St Antonym 5:37 pm  

If certain individuals want to enjoy the modest but significant signs of progress in Nigeria, they should not be subjected to your cynicism. Someone says Nigeria will get better with time. You say "dream on." This individual lists all the tangible things they are doing to make Nigeria better, all you can respond with is "rebranding."

Look, I'm the first person to defend the right to criticism. Lord knows I do a lot of it myself. However, when you keep bashing away at only the negatives, in spite of evidence to the contrary, and in spite of the serious work of others, you are indeed being a dog in a manger. It's your right to be that, of course, and it's my right to point it out to you.

ai'hammed delot 6:05 pm  

i think St antonym has a point as if there is a dog in a manger trying to prevent an ox getting to some hay that the ox wants but the dog wont eat himself, then there is clearly a case for the dog to be put down, as he is obviously suffering from some sort of cerebro canine ailment which is causing it to display traits of selfishness and self annihilation -as surely it'll never eat the hay even if it wanted to - it just doesnt have the teeth for it.
A bit like people who turn their noses up and say things like "Nigeria will never change" when there are more nigerians out there than ever before trying to make a differernce. there are Nigerians who want change and think change is possible. if you dont want change you're entitled to your opinion but to sit there and constantly knock everything the man has said is nothing short of farsical.
Naija has already started to change for the better. of course we're still suffering and theres a long way to go but isnt the title of the blog "best case scenario"? why can we dream when we can see the sort of things happening now? when in the past did we ever have congressional debates about the constitution? why shouldnt we be positive about Nigeria? did you ever think you'll see the day: when you'd be served in less than 10 minutes in your bank? when we'd have multinational companies opening worthy food and financial institutions in our country? where mobile phones would become the norm? have you forgotten how bad things were electrically & generally utility wise a few years ago? how many shopping and cinema complexes were open during the abacha years? and this is just the start.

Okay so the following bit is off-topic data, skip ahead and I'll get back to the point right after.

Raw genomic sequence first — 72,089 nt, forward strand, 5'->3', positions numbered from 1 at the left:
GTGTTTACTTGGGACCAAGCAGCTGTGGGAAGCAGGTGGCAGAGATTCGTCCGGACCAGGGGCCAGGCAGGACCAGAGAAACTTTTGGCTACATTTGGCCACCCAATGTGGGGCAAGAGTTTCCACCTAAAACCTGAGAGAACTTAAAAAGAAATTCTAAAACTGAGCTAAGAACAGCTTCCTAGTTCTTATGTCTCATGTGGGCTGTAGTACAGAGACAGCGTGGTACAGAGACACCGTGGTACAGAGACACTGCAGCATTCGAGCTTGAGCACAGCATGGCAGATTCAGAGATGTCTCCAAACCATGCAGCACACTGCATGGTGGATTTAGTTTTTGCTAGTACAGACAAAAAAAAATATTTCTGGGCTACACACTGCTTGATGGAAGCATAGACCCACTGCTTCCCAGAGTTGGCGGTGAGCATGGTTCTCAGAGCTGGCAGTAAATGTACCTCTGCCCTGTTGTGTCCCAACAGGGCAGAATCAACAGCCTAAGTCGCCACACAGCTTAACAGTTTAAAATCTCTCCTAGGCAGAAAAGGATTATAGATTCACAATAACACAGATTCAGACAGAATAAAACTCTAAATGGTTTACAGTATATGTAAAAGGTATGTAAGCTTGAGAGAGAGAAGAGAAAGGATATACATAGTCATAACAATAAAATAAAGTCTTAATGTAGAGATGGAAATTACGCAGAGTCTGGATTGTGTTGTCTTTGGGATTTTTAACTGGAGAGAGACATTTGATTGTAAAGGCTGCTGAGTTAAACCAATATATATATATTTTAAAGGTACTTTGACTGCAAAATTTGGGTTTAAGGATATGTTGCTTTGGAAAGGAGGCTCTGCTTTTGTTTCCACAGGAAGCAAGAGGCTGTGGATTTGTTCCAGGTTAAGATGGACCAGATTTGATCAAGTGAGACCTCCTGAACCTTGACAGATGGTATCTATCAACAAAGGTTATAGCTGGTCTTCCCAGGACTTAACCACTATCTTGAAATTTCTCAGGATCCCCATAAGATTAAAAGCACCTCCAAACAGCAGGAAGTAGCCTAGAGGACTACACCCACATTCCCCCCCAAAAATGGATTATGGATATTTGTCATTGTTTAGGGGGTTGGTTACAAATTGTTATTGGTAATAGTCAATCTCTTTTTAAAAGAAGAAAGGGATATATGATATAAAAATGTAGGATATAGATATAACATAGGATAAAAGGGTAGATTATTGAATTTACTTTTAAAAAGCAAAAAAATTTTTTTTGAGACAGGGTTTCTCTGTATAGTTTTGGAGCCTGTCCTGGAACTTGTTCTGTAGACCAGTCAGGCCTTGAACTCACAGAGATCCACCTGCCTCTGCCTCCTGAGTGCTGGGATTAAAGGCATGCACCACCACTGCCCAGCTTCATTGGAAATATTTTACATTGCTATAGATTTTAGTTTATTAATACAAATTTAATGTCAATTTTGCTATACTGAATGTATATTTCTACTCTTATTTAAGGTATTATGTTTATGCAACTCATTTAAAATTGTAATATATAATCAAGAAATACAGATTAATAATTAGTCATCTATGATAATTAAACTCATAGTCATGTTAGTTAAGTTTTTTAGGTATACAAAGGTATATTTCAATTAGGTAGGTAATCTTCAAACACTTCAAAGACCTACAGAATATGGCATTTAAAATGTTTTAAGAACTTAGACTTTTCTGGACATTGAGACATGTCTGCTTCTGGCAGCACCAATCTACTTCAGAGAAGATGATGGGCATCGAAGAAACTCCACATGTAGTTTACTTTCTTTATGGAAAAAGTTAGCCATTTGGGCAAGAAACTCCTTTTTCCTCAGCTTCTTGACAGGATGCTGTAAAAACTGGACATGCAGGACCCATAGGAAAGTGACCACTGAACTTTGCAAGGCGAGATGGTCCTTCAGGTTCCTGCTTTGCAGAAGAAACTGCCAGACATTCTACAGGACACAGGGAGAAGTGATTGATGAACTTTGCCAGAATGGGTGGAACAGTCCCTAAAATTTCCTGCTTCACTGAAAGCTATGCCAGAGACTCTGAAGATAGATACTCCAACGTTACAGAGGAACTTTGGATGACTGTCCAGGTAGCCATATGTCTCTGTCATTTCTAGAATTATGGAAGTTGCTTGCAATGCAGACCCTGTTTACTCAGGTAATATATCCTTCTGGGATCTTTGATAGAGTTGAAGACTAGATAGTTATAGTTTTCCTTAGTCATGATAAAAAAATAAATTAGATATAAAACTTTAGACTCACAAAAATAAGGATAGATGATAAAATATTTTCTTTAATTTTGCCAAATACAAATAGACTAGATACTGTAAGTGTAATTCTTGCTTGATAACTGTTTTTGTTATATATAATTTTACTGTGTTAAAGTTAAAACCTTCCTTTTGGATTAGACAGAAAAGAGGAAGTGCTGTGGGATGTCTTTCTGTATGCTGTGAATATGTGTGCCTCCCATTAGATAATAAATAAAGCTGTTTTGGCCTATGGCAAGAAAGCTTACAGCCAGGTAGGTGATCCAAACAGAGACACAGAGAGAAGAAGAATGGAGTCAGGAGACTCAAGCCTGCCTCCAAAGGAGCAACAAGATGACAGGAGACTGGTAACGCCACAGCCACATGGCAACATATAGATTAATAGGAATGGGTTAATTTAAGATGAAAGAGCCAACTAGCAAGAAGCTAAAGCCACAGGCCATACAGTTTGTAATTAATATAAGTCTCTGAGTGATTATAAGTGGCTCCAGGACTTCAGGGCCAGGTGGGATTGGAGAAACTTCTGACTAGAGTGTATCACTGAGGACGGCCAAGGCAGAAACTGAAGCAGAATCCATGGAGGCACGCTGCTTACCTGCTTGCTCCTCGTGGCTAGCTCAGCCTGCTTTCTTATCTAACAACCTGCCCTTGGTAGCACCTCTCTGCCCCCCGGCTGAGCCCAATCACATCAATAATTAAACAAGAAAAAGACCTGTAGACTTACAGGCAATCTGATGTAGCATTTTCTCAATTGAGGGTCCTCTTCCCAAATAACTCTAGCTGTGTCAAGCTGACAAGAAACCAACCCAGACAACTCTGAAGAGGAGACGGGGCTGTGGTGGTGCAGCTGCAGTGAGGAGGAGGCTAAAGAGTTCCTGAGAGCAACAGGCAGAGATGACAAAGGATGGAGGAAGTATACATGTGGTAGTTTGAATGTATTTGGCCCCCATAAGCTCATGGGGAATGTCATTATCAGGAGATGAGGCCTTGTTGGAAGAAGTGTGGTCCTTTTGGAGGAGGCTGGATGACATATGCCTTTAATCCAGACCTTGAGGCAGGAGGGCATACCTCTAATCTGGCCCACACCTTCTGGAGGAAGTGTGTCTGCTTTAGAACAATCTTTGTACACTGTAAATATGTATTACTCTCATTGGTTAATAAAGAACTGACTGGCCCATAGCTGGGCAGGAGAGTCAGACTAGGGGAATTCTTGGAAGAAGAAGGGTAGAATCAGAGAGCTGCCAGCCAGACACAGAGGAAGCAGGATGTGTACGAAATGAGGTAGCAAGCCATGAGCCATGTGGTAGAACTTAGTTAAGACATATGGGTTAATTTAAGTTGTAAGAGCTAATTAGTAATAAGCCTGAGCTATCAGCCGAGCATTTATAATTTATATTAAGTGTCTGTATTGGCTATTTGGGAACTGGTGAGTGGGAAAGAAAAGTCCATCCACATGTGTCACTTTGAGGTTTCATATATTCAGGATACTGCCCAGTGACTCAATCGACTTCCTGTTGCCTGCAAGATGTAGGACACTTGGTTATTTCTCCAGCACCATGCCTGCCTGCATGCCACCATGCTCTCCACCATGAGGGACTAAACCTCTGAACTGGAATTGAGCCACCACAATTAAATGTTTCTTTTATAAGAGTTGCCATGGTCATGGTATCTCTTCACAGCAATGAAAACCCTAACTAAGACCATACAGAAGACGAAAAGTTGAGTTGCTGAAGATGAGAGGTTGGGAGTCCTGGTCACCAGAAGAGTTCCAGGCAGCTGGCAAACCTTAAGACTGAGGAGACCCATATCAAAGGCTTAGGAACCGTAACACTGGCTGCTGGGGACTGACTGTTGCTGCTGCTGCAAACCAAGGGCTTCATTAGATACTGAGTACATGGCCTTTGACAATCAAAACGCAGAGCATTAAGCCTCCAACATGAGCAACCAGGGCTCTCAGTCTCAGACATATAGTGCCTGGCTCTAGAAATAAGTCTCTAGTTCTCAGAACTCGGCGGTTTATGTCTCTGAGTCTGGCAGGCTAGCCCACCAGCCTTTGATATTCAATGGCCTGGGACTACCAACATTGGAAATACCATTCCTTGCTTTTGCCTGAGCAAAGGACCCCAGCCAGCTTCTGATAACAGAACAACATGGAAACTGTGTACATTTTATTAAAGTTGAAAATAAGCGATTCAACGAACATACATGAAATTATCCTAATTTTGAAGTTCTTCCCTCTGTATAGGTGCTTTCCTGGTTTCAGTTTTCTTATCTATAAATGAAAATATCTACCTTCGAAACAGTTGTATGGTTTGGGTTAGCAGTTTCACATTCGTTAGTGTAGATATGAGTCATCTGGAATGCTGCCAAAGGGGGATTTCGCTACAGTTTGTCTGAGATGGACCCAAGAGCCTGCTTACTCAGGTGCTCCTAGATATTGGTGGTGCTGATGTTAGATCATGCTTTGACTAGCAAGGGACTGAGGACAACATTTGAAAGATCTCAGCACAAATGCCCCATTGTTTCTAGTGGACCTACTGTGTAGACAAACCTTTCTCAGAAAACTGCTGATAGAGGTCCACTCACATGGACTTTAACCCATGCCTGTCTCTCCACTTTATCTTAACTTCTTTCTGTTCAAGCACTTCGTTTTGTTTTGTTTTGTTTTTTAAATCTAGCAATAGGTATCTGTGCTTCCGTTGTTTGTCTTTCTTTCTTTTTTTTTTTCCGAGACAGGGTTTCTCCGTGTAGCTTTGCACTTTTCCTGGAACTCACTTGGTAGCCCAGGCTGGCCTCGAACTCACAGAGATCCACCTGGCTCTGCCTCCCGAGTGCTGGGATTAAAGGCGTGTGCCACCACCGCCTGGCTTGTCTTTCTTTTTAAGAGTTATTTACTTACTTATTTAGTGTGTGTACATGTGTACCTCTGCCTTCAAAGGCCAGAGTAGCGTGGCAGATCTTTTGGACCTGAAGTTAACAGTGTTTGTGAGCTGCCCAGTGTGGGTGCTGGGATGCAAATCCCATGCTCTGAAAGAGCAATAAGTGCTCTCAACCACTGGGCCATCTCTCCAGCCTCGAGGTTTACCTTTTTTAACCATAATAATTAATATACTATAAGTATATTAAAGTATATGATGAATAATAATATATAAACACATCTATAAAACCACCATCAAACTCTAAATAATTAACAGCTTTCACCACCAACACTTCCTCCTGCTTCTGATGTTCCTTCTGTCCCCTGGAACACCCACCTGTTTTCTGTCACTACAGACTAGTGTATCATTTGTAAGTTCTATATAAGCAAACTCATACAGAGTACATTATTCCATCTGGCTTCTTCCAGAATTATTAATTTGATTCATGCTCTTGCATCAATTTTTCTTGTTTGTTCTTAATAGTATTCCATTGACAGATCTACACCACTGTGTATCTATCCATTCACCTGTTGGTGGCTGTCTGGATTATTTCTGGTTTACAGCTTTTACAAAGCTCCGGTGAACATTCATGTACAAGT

aihammed delot,  6:15 pm  

why? its too much hard work.

ai'hammed delot 6:21 pm  

why? its too much hard work.

Anonymous,  7:00 pm  

The beautiful thing about reform is that it is like a tiger cub when it is born. At that time the "owner" plays with it, twists it, turns it (selective arrest by EFCC, selective privatization etc).

But slowly (like joke, like play) the process matures, grows strong and people come to expect continuous improvement. That is the "tipping point" I believe Jez referred to somewhere.

At that stage the cub becomes a full grown tiger and even the "owner" needs to start showing some respect (think Gorbachev, de Klerk, etc).

I completely agree that Nija's reforms are far from the people as yet - but we are on a journey from which there is no turning back.

Call me a dreamer - absolutely!


j 7:00 pm  

Ogbeni ai'hammed delot,

Yet again, you have failed to understand Ogbeni Obokun's very valid point.

Please see my comment on you, on African shirts, regarding your inarticulation.

Funke,  7:14 pm  

Surely the whole point of never giving up is to provide a better FUTURE for all Nigerians at home and abroad.
"A man's reach should exceed his grasp, or what's a heaven for?"

grace 7:31 pm  

Jeremy, are you sure Abuja has not brainwashed you into drumming up support for soludo, ngozi et al? Better be very careful! Neither is capable of becoming our leader, no way! Neither is the mesiah.

bjdon,  8:17 pm  

I think we all really need to get involved if Nigeria is to move forward and reach the heights we all feel it should. Iam in my 30's bassed in Europe with a fairly ok job, but Iam currently investing a significant amount to set up some ventures in my village, while the prime moitvation is to make profit I do hope that the economic and social impact there will be substantial. Who know with a little luck by next year the people in that vilage may be economically empowerd enough not to sell their votes during the elections. We can no longer relay on some 'Great leader' to come and make everything ok, it's time we all started trying to shape our Nations destiny both economically and politically

grace,  10:31 am  

J, stop using my name.

grace,  10:32 am  

J, stop using my name.

Olawunmi 7:11 pm  

i'd pick ngozi over soludo. his consolidation process wasnt well thought out.... which leads me to wonder if he is equipped for making the right decisions, howver good his intentions are

About This Blog

  © Blogger templates Psi by 2008

Back to TOP